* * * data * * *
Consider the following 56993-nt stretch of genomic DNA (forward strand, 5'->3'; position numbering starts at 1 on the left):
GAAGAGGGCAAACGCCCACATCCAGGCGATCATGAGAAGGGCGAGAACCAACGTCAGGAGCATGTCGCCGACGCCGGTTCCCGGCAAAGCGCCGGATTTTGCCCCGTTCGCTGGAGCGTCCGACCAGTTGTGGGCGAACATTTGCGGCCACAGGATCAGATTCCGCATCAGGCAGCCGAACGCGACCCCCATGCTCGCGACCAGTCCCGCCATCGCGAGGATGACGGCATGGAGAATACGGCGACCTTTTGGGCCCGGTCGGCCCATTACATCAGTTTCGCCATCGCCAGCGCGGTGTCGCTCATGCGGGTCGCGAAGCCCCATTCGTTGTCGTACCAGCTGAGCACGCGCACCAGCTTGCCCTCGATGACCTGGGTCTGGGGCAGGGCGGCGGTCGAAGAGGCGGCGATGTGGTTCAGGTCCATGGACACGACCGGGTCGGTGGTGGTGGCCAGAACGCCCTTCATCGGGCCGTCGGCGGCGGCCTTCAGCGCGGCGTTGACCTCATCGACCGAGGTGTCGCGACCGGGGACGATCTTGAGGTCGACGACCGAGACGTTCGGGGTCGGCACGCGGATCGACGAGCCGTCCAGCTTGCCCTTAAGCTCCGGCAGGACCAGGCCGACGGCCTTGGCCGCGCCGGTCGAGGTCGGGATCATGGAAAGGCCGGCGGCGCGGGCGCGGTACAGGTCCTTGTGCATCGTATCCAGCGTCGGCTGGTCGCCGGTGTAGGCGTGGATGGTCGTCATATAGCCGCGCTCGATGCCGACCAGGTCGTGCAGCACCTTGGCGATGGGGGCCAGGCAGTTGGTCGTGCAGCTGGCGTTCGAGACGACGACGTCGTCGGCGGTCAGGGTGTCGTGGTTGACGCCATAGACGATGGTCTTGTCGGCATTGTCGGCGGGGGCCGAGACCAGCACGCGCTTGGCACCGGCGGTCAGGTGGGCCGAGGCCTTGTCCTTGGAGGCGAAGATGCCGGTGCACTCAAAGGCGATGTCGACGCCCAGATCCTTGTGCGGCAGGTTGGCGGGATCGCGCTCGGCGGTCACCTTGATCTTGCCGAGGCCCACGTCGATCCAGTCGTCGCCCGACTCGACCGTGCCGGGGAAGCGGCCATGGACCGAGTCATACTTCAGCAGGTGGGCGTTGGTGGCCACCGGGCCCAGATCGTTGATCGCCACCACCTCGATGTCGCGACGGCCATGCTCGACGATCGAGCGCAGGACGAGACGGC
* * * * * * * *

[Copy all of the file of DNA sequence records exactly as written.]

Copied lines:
Consider the following 56993-nt stretch of genomic DNA (forward strand, 5'->3'; position numbering starts at 1 on the left):
GAAGAGGGCAAACGCCCACATCCAGGCGATCATGAGAAGGGCGAGAACCAACGTCAGGAGCATGTCGCCGACGCCGGTTCCCGGCAAAGCGCCGGATTTTGCCCCGTTCGCTGGAGCGTCCGACCAGTTGTGGGCGAACATTTGCGGCCACAGGATCAGATTCCGCATCAGGCAGCCGAACGCGACCCCCATGCTCGCGACCAGTCCCGCCATCGCGAGGATGACGGCATGGAGAATACGGCGACCTTTTGGGCCCGGTCGGCCCATTACATCAGTTTCGCCATCGCCAGCGCGGTGTCGCTCATGCGGGTCGCGAAGCCCCATTCGTTGTCGTACCAGCTGAGCACGCGCACCAGCTTGCCCTCGATGACCTGGGTCTGGGGCAGGGCGGCGGTCGAAGAGGCGGCGATGTGGTTCAGGTCCATGGACACGACCGGGTCGGTGGTGGTGGCCAGAACGCCCTTCATCGGGCCGTCGGCGGCGGCCTTCAGCGCGGCGTTGACCTCATCGACCGAGGTGTCGCGACCGGGGACGATCTTGAGGTCGACGACCGAGACGTTCGGGGTCGGCACGCGGATCGACGAGCCGTCCAGCTTGCCCTTAAGCTCCGGCAGGACCAGGCCGACGGCCTTGGCCGCGCCGGTCGAGGTCGGGATCATGGAAAGGCCGGCGGCGCGGGCGCGGTACAGGTCCTTGTGCATCGTATCCAGCGTCGGCTGGTCGCCGGTGTAGGCGTGGATGGTCGTCATATAGCCGCGCTCGATGCCGACCAGGTCGTGCAGCACCTTGGCGATGGGGGCCAGGCAGTTGGTCGTGCAGCTGGCGTTCGAGACGACGACGTCGTCGGCGGTCAGGGTGTCGTGGTTGACGCCATAGACGATGGTCTTGTCGGCATTGTCGGCGGGGGCCGAGACCAGCACGCGCTTGGCACCGGCGGTCAGGTGGGCCGAGGCCTTGTCCTTGGAGGCGAAGATGCCGGTGCACTCAAAGGCGATGTCGACGCCCAGATCCTTGTGCGGCAGGTTGGCGGGATCGCGCTCGGCGGTCACCTTGATCTTGCCGAGGCCCACGTCGATCCAGTCGTCGCCCGACTCGACCGTGCCGGGGAAGCGGCCATGGACCGAGTCATACTTCAGCAGGTGGGCGTTGGTGGCCACCGGGCCCAGATCGTTGATCGCCACCACCTCGATGTCGCGACGGCCATGCTCGACGATCGAGCGCAGGACGAGACGGC